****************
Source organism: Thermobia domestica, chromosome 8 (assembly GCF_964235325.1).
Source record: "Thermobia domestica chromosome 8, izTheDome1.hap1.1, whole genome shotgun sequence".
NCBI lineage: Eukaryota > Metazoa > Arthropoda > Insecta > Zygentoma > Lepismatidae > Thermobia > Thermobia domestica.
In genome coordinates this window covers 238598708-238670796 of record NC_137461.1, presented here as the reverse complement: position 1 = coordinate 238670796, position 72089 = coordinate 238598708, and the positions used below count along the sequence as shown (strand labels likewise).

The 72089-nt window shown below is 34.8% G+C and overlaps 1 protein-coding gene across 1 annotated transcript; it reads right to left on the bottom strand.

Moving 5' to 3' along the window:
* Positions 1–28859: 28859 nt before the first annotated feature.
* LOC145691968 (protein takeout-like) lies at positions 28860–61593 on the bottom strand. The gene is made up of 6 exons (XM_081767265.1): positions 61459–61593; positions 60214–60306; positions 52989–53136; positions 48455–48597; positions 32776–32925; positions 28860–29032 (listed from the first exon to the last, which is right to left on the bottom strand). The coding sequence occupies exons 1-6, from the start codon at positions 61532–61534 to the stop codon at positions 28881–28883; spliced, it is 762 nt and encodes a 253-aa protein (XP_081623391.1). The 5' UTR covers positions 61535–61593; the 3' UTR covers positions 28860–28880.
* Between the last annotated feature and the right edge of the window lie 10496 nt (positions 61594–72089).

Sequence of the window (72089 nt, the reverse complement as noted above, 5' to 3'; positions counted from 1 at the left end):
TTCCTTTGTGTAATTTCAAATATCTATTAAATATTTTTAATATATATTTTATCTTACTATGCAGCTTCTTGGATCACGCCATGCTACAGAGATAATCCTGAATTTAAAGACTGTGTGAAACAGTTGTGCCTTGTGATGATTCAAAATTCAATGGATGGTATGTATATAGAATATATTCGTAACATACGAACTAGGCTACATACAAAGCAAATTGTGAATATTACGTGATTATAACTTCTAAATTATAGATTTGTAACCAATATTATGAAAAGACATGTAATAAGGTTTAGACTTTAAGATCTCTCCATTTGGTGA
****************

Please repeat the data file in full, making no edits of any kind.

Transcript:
Source organism: Thermobia domestica, chromosome 8 (assembly GCF_964235325.1).
Source record: "Thermobia domestica chromosome 8, izTheDome1.hap1.1, whole genome shotgun sequence".
NCBI lineage: Eukaryota > Metazoa > Arthropoda > Insecta > Zygentoma > Lepismatidae > Thermobia > Thermobia domestica.
In genome coordinates this window covers 238598708-238670796 of record NC_137461.1, presented here as the reverse complement: position 1 = coordinate 238670796, position 72089 = coordinate 238598708, and the positions used below count along the sequence as shown (strand labels likewise).

The 72089-nt window shown below is 34.8% G+C and overlaps 1 protein-coding gene across 1 annotated transcript; it reads right to left on the bottom strand.

Moving 5' to 3' along the window:
* Positions 1–28859: 28859 nt before the first annotated feature.
* LOC145691968 (protein takeout-like) lies at positions 28860–61593 on the bottom strand. The gene is made up of 6 exons (XM_081767265.1): positions 61459–61593; positions 60214–60306; positions 52989–53136; positions 48455–48597; positions 32776–32925; positions 28860–29032 (listed from the first exon to the last, which is right to left on the bottom strand). The coding sequence occupies exons 1-6, from the start codon at positions 61532–61534 to the stop codon at positions 28881–28883; spliced, it is 762 nt and encodes a 253-aa protein (XP_081623391.1). The 5' UTR covers positions 61535–61593; the 3' UTR covers positions 28860–28880.
* Between the last annotated feature and the right edge of the window lie 10496 nt (positions 61594–72089).

Sequence of the window (72089 nt, the reverse complement as noted above, 5' to 3'; positions counted from 1 at the left end):
TTCCTTTGTGTAATTTCAAATATCTATTAAATATTTTTAATATATATTTTATCTTACTATGCAGCTTCTTGGATCACGCCATGCTACAGAGATAATCCTGAATTTAAAGACTGTGTGAAACAGTTGTGCCTTGTGATGATTCAAAATTCAATGGATGGTATGTATATAGAATATATTCGTAACATACGAACTAGGCTACATACAAAGCAAATTGTGAATATTACGTGATTATAACTTCTAAATTATAGATTTGTAACCAATATTATGAAAAGACATGTAATAAGGTTTAGACTTTAAGATCTCTCCATTTGGTGA